A trader works on the floor of the New York Stock Exchange during the afternoon of December 4, 2015 in New York City.
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Stocks fell from all-time highs on Friday as the market digested better-than-expected earnings results from key companies, Biden’s spending plans, and US economic data that indicates potential inflationary pressures to the economy.
On Tuesday, the Conference Board announced consumer confidence jumped to a 14-month high of 121.7 in April, from 109 in March. And on Thursday, the Commerce Department said US GDP grew around 1.6% in the first quarter of 2021, or 6.4% on an annualized basis.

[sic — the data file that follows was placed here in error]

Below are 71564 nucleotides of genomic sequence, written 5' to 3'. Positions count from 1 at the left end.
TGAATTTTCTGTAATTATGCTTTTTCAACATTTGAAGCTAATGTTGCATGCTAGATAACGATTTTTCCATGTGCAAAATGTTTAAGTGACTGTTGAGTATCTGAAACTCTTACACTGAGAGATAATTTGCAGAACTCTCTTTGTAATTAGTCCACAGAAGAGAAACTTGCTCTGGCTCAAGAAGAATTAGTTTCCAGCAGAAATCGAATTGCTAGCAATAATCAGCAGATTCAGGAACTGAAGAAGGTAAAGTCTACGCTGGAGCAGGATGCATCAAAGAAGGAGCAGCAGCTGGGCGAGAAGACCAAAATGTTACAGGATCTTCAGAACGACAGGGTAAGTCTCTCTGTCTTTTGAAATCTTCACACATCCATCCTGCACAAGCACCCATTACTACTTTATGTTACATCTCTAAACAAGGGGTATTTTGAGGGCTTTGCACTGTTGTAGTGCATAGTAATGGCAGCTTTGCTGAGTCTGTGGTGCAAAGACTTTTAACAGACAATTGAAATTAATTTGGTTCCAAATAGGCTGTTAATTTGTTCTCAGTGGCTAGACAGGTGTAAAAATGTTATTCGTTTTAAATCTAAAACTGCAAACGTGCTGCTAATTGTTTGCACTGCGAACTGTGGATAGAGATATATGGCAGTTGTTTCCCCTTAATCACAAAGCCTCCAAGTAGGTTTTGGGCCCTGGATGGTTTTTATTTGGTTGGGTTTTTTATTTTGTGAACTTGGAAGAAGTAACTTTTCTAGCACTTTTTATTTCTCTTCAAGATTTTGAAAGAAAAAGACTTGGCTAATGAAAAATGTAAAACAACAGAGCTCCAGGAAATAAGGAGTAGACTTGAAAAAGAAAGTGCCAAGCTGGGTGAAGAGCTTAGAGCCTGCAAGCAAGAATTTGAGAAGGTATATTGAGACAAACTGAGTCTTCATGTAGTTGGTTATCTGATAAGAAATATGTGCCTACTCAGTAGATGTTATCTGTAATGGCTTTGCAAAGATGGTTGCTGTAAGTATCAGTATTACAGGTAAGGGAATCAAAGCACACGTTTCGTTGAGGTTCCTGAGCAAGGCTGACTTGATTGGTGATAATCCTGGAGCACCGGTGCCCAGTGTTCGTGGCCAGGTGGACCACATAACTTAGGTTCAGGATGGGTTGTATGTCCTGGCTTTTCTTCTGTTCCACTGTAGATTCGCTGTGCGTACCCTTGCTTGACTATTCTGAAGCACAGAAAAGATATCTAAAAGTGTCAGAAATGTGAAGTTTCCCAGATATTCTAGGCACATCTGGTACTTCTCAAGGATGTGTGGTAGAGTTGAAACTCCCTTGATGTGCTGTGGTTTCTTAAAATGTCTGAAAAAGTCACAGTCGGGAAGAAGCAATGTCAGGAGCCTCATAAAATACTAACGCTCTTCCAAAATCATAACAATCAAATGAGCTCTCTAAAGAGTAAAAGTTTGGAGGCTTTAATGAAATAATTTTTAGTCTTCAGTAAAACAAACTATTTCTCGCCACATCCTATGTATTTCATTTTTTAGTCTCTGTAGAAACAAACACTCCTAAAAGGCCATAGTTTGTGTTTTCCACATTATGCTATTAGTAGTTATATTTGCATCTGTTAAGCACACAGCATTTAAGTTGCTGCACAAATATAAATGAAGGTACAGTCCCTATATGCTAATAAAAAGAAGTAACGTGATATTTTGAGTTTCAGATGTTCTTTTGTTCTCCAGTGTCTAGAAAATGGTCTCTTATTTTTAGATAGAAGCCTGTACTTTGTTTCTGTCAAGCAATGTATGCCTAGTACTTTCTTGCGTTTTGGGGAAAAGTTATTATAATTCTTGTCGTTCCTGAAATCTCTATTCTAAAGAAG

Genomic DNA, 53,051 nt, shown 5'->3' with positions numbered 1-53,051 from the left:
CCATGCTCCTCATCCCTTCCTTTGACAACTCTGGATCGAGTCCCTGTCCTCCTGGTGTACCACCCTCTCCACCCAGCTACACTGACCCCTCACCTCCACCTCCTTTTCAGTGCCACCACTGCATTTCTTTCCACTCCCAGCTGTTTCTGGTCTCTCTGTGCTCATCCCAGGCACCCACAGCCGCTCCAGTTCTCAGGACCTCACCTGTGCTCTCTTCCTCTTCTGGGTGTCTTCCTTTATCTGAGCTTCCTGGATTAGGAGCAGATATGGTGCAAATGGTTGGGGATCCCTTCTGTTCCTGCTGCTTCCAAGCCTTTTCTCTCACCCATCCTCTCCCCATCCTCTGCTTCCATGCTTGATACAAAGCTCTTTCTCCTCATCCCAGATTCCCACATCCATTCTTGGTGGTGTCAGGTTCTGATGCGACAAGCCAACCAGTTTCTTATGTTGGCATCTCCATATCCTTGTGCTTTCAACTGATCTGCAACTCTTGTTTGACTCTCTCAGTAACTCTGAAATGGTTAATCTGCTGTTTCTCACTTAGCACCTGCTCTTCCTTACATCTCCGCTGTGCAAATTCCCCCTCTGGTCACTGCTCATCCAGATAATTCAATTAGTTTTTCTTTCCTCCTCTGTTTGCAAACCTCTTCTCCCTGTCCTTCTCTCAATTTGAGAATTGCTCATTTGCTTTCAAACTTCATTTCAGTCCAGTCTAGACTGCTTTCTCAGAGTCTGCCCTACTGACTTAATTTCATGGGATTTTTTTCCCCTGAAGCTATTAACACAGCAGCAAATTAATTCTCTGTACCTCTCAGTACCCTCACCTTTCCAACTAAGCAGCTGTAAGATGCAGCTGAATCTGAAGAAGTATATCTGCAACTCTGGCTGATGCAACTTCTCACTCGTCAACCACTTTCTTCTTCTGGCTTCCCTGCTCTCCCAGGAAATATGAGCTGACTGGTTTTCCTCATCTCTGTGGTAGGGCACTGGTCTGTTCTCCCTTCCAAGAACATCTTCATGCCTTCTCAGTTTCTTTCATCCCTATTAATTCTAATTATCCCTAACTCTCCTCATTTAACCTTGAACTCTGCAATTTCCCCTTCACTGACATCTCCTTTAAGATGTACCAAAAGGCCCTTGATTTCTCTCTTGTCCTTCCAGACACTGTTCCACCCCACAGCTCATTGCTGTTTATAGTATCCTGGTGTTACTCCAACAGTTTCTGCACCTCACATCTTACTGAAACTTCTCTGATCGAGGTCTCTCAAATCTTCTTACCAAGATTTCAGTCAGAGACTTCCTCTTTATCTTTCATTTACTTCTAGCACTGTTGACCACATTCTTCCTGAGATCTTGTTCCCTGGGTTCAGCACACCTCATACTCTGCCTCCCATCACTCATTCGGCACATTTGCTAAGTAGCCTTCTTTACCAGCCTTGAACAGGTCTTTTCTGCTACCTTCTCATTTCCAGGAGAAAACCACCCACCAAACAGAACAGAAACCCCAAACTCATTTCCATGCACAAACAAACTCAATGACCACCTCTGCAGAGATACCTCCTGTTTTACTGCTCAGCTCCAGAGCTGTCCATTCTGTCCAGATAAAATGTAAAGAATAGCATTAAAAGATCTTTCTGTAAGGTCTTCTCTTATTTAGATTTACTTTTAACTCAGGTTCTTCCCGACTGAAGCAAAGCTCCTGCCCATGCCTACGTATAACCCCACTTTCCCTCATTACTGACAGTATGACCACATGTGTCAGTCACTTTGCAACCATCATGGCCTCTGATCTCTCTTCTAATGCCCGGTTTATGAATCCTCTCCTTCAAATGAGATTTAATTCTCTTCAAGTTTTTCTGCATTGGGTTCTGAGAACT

Although growth during this period marked the second-fastest pace for any quarter in the US since 2003, GDP could grow even faster, with the pace likely reaching 8% this year, according to Andrew Garthwaite, a global strategist at Credit Suisse.
Since consumers have around $1.9 trillion in excess savings and are changing their spending behaviors on the back of increased confidence in their wealth, US GDP could grow by 1% to 2%. Additionally, Biden’s first fiscal package is likely to boost GDP by 6%, while the second and third packages could raise GDP by 1% to 2% per year, he said.
And even though Biden’s second and third packages still have to pass the House before being signed into law, there are growing concerns about the inflationary pressures that might arise from Biden’s massive spending plans and the Fed’s ongoing dovish stance.
“We think US 10-year yields will rise to 2% with the bond yield rising to 20bps in the next 12 months; critically we expect this to be led by inflation expectations rather than real yields,” he wrote, adding that the TIPS yield (which